Dougy said that he was four years old when his kid sister was born. He said that he’d wanted a kid sibling for probably two years until that point. That Christmas and the one before he’d written ‘Little brother or sister’ on his letter to Santa. Dougy said that on Christmas morning at Gramma’s his kid brother or sister was the only thing from his list that he didn’t find among his presents under the tree; everything else he’d asked for was there wrapped.

I even wondered earlier today if maybe Dougy’s the type of guy who gets off on being generous.

Dougy said that after opening presents he ate breakfast with Gramma, which he remembered Gramma had made for him. He said that he couldn’t remember what the breakfast was but it was probably a big one; when he was a kid Gramma was always complaining that Dougy didn’t eat enough, the way all grandmothers do.

Dougy said that he knew a kid brother or sister was coming. He saw the way his mom’s belly was swelling, and knew that that meant she had a little baby inside her.

There was one time when a bunch of Dougy and I’s friends organized a surprise birthday party for him. It was more my friends’ idea than mine. Whose house we had it at I can’t remember. After the surprise when Dougy walked in and we gave him his birthday present, I remember that Dougy cried.

Before Dougy’s kid sister was born his parents had set up a crib in their bedroom for the baby to sleep in, Dougy said. They put the crib under the window close by their bed, so that they could get up in the middle of the night and walk over to it if the baby cried or something. The crib was taller than Dougy at the time. It was white and had a lot of slats in its sides which were so close together that you couldn’t even fit a pinkie between them. He said that before the baby was born he’d liked to go to his parents’ room and look through the tiny gaps between the slats at the little cartoon animals on the crib’s mattress’s blanket, imagining his kid brother or sister lying there. He said that during mornings and early afternoons the sun from the window would shine through the gaps and make a pattern of vertical lines across the carpet which felt warm to touch, and sometimes when Dougy looked at the little animals up close the sun would shine into his eyes.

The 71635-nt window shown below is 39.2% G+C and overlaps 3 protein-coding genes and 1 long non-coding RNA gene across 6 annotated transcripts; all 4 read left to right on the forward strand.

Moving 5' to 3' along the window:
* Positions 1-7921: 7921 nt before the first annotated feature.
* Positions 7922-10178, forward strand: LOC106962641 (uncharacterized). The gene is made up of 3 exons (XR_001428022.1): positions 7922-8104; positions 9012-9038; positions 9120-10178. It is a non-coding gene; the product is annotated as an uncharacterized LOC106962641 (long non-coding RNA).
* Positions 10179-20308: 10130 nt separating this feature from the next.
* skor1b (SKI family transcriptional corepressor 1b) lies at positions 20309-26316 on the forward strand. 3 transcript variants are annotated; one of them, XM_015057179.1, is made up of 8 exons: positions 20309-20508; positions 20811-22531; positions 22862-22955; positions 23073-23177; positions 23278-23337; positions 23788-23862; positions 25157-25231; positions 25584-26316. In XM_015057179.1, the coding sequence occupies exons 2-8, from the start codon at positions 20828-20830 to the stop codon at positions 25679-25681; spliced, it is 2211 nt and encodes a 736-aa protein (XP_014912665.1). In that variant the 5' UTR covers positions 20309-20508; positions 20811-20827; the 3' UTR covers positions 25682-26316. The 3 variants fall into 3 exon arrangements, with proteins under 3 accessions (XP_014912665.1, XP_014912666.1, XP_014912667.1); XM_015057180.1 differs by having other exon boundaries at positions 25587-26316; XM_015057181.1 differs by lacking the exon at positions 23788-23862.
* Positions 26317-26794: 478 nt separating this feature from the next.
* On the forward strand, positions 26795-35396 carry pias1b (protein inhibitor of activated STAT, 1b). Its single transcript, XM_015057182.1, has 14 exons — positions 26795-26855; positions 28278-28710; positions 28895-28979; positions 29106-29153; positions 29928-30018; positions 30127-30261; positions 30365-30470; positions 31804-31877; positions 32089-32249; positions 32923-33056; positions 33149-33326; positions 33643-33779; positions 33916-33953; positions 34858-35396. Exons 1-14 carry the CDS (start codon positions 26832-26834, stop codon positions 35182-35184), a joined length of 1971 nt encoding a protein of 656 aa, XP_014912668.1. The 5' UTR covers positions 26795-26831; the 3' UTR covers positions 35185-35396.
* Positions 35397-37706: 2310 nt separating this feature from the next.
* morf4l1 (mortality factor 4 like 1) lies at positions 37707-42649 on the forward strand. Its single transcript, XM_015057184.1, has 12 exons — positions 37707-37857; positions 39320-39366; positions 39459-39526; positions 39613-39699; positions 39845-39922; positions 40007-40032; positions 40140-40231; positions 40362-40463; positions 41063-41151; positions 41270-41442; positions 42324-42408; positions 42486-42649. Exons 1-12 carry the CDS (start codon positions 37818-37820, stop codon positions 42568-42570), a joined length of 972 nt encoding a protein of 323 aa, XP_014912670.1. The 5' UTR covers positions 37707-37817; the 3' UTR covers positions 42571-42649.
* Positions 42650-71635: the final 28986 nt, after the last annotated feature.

Dougy said that one time when he was older, maybe eight or nine, he slept over at Gramma’s and she fed him so much that he threw up in the middle of the night, onto his bed. Some years later, Dougy said, he remembered that he’d told that story to his dad and uncle at the reception after his Gramma’s funeral, about how Gramma loved to feed Dougy so much as a kid.

Dougy’s mom and dad came back from the hospital with his kid sister on Christmas afternoon. They came to Gramma’s house. Dougy had been playing with the Christmas toys he’d opened when he heard Gramma’s doorbell, and he ran to the door and opened it for his mom and dad and newborn kid sister. His mom said ‘Look what Santa brought you,’ referring to the baby. At that point it occurred to Dougy that he’d gotten everything from Santa that he’d asked for. Dougy said that that was the only Christmas he’d spent at Gramma’s—the only one not at home, too, for that matter. When they got home from Gramma’s his parents moved the crib over so that it wasn’t right under the sun for when Dougy’s kid sister took her afternoon naps.

Gramma was a World War II survivor, Dougy’s dad once explained to him. She lived alone and really loved having Dougy sleep over. Dougy said to me that she was probably around our age when she was sent to a labour camp. He said that his dad once told him that the whole time during the war she was hungry because there wasn’t enough food.